David WrightDowns: The History of a Disability

Oxford University Press, 2011

by Mikey McGovern on September 30, 2014

David Wright

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David Wright‘s 2011 book Downs: The History of a Disability (Oxford University Press, 2011), offers readers a history that stretches far beyond the strictly defined genetic disorder that is its namesake. Wright shows us how the condition that came to be known as Down’s syndrome has as much to do with the social history of what was called ‘idiocy’ in Early Modern times and reform movements to integrate the disabled beginning in the 1960s as it does with the rise of asylums or the disputed discovery of “trisomie vingt-et-un.” Even the legacy of the condition’s name is a telling narrative about the modernization of medicine, from the use of the term ‘mongoloid’ to justify the (progressive for the time) anthropological theory of racial reversion to debates over whether to rename the disease in honor of John Langdon Down or place it within a more rigid taxonomy of congenital mental disorders. On their own, all of these stories are compelling windows into different dimensions of medicine, and as a whole they comprise a book that shows readers just how contested the process of ‘medicalizing’ a condition has always been.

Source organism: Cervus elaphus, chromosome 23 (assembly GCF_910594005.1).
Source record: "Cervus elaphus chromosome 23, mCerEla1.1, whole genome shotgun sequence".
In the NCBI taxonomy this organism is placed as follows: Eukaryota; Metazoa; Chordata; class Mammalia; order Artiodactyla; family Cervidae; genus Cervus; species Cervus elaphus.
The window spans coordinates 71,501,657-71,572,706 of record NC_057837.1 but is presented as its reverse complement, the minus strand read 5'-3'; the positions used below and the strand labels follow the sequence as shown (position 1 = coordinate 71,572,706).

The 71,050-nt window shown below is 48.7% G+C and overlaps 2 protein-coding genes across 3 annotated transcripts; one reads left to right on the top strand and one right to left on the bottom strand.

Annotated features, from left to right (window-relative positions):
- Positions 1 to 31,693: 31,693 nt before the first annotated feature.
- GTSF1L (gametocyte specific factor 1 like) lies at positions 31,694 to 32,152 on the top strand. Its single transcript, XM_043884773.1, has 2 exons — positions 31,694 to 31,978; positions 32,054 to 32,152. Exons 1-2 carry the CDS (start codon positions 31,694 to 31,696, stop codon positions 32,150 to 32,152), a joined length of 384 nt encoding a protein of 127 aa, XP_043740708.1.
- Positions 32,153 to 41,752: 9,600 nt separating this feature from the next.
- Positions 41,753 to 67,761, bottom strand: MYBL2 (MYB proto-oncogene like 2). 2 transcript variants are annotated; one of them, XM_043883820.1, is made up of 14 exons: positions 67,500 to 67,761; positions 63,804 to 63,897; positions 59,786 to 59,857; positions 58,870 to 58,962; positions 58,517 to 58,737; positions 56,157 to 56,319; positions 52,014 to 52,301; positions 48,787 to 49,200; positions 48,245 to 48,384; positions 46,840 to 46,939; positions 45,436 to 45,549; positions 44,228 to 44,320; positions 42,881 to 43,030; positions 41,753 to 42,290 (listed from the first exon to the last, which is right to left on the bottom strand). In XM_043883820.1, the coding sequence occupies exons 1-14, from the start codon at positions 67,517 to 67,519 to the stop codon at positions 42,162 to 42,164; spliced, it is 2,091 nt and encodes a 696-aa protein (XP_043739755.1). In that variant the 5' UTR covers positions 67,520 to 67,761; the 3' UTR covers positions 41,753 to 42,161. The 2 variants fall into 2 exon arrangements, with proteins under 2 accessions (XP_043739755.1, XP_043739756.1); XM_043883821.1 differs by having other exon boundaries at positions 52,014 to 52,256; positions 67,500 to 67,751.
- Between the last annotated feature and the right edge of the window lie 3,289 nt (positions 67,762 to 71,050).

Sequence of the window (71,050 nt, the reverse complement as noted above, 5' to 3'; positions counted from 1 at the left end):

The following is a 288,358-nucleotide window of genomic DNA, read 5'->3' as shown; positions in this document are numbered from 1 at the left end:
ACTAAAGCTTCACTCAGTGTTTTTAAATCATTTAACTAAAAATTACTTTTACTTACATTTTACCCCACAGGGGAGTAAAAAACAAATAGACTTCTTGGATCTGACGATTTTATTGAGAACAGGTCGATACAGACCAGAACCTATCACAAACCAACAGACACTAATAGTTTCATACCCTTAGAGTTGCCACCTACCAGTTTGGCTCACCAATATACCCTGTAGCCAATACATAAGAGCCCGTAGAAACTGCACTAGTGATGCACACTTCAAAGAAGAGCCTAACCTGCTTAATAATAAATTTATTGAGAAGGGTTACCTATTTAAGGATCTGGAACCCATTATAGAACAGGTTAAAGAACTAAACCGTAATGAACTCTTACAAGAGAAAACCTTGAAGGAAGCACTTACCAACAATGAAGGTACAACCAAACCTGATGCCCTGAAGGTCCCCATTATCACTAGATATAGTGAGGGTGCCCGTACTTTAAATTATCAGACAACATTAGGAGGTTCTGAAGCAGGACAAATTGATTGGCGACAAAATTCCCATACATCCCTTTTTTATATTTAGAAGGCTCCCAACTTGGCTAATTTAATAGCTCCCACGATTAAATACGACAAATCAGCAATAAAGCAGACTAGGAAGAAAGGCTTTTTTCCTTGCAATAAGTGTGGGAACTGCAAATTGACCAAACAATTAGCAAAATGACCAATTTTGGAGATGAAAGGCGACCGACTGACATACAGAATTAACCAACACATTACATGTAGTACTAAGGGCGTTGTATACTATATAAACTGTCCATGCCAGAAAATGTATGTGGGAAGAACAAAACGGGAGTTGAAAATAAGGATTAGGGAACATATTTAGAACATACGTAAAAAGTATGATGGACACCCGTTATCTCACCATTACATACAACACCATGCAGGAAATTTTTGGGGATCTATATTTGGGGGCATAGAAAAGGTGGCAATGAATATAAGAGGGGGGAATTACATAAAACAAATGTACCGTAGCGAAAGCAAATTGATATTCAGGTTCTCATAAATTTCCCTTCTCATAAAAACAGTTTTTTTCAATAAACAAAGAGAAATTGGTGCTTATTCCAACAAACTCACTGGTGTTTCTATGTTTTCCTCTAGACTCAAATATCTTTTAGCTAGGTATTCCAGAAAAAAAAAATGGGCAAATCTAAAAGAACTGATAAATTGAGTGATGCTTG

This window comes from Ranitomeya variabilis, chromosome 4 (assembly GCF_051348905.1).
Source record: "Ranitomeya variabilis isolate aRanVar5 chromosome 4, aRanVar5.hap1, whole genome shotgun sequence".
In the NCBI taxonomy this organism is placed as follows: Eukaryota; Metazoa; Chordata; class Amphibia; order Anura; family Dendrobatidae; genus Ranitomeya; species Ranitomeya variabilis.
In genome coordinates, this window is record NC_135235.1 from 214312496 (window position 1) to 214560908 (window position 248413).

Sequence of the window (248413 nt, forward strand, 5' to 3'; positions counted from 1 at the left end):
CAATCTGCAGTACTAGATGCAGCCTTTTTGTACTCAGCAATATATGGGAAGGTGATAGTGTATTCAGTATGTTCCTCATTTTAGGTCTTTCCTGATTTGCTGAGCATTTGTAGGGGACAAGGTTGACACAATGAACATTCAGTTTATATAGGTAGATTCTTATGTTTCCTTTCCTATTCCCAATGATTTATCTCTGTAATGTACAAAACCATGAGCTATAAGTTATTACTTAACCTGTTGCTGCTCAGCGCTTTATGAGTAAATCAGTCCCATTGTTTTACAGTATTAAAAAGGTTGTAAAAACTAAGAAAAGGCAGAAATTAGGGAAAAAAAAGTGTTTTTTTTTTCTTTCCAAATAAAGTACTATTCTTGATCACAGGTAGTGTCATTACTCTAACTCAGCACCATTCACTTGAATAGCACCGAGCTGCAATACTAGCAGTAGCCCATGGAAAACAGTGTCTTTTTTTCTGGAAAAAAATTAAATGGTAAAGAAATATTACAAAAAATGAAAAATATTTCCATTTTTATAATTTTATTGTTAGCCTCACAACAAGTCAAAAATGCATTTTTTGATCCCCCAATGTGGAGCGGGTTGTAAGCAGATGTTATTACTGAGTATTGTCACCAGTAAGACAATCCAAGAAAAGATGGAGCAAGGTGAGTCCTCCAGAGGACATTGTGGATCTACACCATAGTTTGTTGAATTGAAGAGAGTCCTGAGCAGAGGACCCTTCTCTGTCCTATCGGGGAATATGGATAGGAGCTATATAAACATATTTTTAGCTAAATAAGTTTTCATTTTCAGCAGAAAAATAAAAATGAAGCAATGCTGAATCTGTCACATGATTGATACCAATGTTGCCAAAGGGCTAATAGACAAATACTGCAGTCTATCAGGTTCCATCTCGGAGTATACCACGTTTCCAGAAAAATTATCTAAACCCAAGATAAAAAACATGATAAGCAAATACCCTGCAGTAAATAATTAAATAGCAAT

The book’s chapters progress both chronologically and thematically. We begin with the legal definition of idiocy in the English Common Law as a way for the state to regulate the inheritance of property, and a glance at different contemporary philosophical understandings of mental handicap. Then, Wright discusses John Langdon Down’s work at the Earlswood Asylum and the influence of both education reforms and genetic studies on the definition of mental handicap. Proceeding through Jérôme Lejeune’s disputed discovery of trisomy 21 and the role of genetic screening in abortion debates, the book concludes by discussing how social movements in the late twentieth century have profoundly affected the ethical and political dimensions of Down’s syndrome. Winner of the British Society for the History of Science’s 2013 Dingle Prize, awarded biennially to a book exemplifying critical focus and a novel perspective while remaining accessible to the public, Downs is a great read for specialists and non-specialists alike.

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